“Connecting the curious across the county”
March 1, 2019
Will Chatham Park’s tree coverage plans change?
Corrina Hill, 7, marches alongside her father during the “Procession of Trees” protest Feb. 15 at the historic Pittsboro, N.C. courthouse. The Haw River Assembly recently organized the protest after the Chatham Park development released a statement about tree protection to the Pittsboro Town Board. According to protestors, the proposal does not protect enough trees in Chatham County. (Adrianne Cleven/Our Chatham)
By: Trent Brown
On February 25, the Town of Pittsboro held a board meeting to discuss and possibly vote on Chatham Park’s Tree Protection Plan Additional Element, which is one of more than a dozen additional elements that Pittsboro has voted on since the approval of Chatham Park’s initial plan.
This plan, if voted in, would give Chatham Park the ability to use its own ordinances over tree coverage on the 7,000 acres that the Park will be set on, instead of being under Pittsboro’s regulations.
Chatham Park, which boasts a logo of three trees and a promotional video that includes trees in most of the footage, has been a source heavy debate in Pittsboro and the surrounding area recently, as many believe that Chatham Park’s proposed plan of anywhere from 0 to 25 percent tree coverage – an average of 10 percent – is not enough.
The 0 percent is for designated ‘activity centers’, while residential lots would keep 20 percent of existing trees and 10 percent on non-residential lots. The size of activity centers have yet to be disclosed by Chatham Park.
Those numbers decrease further, to 3 and 10 percent respectively, in ‘village centers’ which are described as more urban areas on Chatham Park’s website.
The Tree Protection Plan was not voted on during the February 25 meeting, as many town residents raised complaints and town commissioners presented a list of items that they felt needed to be worked on or further explained in the plan.
Some of these items were:
- Could a tree be counted more than once to satisfy tree coverage area?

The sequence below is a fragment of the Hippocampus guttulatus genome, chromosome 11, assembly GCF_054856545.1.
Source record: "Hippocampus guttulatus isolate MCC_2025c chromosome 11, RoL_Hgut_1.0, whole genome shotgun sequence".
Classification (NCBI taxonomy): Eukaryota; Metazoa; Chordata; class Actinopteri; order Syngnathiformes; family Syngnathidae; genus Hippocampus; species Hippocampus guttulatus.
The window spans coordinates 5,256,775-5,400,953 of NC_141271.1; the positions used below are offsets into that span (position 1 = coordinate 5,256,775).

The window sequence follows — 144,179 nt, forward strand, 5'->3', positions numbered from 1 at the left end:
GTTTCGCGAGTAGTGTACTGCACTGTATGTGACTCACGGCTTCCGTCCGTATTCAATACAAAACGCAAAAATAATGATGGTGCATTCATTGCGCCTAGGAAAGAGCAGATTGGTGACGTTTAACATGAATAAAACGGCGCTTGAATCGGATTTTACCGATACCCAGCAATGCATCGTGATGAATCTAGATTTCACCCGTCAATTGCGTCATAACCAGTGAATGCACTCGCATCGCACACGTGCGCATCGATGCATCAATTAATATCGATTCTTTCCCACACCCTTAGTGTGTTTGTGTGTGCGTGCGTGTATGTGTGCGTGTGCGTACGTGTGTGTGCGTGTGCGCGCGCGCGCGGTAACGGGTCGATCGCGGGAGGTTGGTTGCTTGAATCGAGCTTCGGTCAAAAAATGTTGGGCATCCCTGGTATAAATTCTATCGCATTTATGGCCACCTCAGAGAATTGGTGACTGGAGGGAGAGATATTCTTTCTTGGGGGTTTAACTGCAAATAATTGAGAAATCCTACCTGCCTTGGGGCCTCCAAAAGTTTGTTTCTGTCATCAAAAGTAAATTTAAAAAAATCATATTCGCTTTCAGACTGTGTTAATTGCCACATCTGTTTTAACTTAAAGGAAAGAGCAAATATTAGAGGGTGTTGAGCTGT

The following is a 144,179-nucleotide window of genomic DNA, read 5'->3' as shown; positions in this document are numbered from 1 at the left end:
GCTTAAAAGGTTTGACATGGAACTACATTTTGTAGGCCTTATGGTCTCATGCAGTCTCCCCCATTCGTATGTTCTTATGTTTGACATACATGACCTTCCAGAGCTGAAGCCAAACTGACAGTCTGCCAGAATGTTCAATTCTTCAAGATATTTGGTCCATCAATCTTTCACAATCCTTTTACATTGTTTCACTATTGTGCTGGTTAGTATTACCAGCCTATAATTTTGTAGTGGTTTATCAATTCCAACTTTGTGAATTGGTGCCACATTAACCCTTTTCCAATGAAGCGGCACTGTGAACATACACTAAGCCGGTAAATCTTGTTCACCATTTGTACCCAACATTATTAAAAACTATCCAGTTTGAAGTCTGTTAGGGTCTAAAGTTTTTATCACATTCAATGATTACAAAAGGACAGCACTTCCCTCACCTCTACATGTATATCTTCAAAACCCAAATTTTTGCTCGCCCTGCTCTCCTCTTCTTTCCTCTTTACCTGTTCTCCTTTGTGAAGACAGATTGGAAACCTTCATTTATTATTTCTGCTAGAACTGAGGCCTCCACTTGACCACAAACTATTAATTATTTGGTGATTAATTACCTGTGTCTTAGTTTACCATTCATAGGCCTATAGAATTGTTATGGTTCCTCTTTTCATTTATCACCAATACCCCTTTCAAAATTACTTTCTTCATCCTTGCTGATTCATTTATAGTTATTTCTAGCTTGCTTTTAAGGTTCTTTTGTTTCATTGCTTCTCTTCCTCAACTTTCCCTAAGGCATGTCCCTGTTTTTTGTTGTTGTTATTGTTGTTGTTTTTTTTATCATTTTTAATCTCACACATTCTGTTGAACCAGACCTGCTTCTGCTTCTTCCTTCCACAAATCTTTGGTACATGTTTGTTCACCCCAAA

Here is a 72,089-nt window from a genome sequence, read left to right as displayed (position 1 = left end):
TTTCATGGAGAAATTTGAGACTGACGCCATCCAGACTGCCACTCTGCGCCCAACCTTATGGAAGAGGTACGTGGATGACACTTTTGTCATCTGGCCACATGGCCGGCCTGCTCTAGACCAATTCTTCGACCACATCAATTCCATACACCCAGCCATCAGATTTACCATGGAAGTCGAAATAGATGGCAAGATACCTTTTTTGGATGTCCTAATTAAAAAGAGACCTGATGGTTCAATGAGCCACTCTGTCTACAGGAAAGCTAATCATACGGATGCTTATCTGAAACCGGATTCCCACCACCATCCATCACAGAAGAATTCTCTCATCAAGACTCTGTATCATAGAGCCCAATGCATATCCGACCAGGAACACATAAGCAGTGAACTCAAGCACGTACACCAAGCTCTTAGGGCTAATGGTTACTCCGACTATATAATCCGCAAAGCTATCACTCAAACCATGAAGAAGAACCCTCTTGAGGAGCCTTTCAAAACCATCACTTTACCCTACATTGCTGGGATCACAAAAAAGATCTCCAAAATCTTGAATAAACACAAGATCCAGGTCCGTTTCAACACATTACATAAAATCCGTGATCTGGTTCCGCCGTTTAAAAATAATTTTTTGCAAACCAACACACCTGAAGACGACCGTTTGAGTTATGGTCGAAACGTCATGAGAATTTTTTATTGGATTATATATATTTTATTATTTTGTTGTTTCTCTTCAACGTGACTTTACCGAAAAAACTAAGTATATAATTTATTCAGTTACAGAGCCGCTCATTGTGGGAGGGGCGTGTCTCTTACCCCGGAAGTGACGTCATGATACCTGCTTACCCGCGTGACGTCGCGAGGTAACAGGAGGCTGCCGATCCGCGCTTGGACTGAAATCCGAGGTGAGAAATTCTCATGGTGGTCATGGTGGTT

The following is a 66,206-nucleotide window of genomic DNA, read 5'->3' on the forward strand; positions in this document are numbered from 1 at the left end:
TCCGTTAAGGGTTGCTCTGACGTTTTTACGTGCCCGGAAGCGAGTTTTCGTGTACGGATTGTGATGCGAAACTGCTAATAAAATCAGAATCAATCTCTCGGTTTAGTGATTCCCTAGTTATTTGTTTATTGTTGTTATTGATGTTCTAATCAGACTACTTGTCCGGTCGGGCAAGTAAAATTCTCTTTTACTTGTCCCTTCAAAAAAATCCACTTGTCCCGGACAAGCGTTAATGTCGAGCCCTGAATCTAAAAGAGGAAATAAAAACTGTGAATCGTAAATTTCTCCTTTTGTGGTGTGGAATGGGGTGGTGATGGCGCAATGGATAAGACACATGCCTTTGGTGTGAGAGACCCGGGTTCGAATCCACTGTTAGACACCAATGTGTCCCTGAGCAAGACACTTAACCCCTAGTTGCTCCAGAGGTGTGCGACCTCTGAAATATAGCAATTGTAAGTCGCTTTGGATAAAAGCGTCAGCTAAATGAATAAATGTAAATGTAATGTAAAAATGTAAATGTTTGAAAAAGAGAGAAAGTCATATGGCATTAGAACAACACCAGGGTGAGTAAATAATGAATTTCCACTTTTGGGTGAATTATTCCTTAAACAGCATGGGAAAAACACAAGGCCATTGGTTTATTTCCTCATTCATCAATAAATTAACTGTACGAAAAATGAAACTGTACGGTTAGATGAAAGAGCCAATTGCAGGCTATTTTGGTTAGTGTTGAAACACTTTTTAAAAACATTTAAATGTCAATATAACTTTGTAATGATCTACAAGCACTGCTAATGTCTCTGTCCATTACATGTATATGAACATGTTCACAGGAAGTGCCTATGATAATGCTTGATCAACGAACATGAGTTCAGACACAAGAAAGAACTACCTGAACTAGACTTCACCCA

- Questions about the exempt status of non-residential and mixed use sites within village centers.
- Street trees may be counted as tree coverage area.
Elaine Chiosso, executive director of Haw River Assembly, raised two additional questions about the plan:
- Could you count trees as part of the tree coverage that aren’t going to be permanently there?
- Could saplings count as mature trees in some instances?
Public outcry has been at an all-time high in Pittsboro, said Chiosso, who has seen a spike of over 8,000 hits or clicks on Facebook posts about the issue. One town commissioner mentioned receiving over 100 emails about the subject. Seventeen attendees were given time to speak at the February 25 town meeting, many giving emotionally-driven speeches.
Representation from the environmental club at Northwood High School was also there, a student announced that they had a petition for better tree coverage in Chatham Park with over 200 signatures.
On March 18, the Town of Pittsboro is holding a work session to focus solely on the Tree Protection Plan with town members, commissioners and representatives from Chatham Park.
Before this will be voted on, it is almost certain that Pittsboro town commissioners will have Chatham Park clarify these questions…
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